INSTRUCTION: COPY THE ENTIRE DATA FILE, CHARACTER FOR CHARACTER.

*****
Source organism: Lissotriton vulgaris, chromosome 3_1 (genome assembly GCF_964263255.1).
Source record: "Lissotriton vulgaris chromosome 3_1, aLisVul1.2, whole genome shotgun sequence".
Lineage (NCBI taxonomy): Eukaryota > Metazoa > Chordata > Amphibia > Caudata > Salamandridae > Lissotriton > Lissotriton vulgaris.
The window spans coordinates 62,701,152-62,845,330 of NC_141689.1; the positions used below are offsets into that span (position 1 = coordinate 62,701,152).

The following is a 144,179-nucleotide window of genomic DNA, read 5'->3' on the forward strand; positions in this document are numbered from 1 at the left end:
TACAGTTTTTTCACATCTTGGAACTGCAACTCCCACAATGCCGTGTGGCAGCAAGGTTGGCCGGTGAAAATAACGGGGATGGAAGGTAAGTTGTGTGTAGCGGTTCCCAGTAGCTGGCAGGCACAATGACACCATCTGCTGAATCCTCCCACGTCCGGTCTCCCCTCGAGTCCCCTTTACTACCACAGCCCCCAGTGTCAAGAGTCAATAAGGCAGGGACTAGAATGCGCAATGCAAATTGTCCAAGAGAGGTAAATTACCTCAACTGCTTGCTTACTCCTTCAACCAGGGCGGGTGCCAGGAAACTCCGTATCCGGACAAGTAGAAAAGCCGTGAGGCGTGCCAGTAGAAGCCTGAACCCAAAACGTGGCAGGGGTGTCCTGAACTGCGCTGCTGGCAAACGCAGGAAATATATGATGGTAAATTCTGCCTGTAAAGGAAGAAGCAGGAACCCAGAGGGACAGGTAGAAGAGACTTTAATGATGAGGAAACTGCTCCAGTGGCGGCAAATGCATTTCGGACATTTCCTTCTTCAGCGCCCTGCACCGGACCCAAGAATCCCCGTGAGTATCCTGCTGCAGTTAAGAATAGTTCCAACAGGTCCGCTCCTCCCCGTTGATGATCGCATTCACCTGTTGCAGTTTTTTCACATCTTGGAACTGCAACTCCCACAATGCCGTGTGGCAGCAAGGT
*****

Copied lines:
Source organism: Lissotriton vulgaris, chromosome 3_1 (genome assembly GCF_964263255.1).
Source record: "Lissotriton vulgaris chromosome 3_1, aLisVul1.2, whole genome shotgun sequence".
Lineage (NCBI taxonomy): Eukaryota > Metazoa > Chordata > Amphibia > Caudata > Salamandridae > Lissotriton > Lissotriton vulgaris.
The window spans coordinates 62,701,152-62,845,330 of NC_141689.1; the positions used below are offsets into that span (position 1 = coordinate 62,701,152).

The following is a 144,179-nucleotide window of genomic DNA, read 5'->3' on the forward strand; positions in this document are numbered from 1 at the left end:
TACAGTTTTTTCACATCTTGGAACTGCAACTCCCACAATGCCGTGTGGCAGCAAGGTTGGCCGGTGAAAATAACGGGGATGGAAGGTAAGTTGTGTGTAGCGGTTCCCAGTAGCTGGCAGGCACAATGACACCATCTGCTGAATCCTCCCACGTCCGGTCTCCCCTCGAGTCCCCTTTACTACCACAGCCCCCAGTGTCAAGAGTCAATAAGGCAGGGACTAGAATGCGCAATGCAAATTGTCCAAGAGAGGTAAATTACCTCAACTGCTTGCTTACTCCTTCAACCAGGGCGGGTGCCAGGAAACTCCGTATCCGGACAAGTAGAAAAGCCGTGAGGCGTGCCAGTAGAAGCCTGAACCCAAAACGTGGCAGGGGTGTCCTGAACTGCGCTGCTGGCAAACGCAGGAAATATATGATGGTAAATTCTGCCTGTAAAGGAAGAAGCAGGAACCCAGAGGGACAGGTAGAAGAGACTTTAATGATGAGGAAACTGCTCCAGTGGCGGCAAATGCATTTCGGACATTTCCTTCTTCAGCGCCCTGCACCGGACCCAAGAATCCCCGTGAGTATCCTGCTGCAGTTAAGAATAGTTCCAACAGGTCCGCTCCTCCCCGTTGATGATCGCATTCACCTGTTGCAGTTTTTTCACATCTTGGAACTGCAACTCCCACAATGCCGTGTGGCAGCAAGGT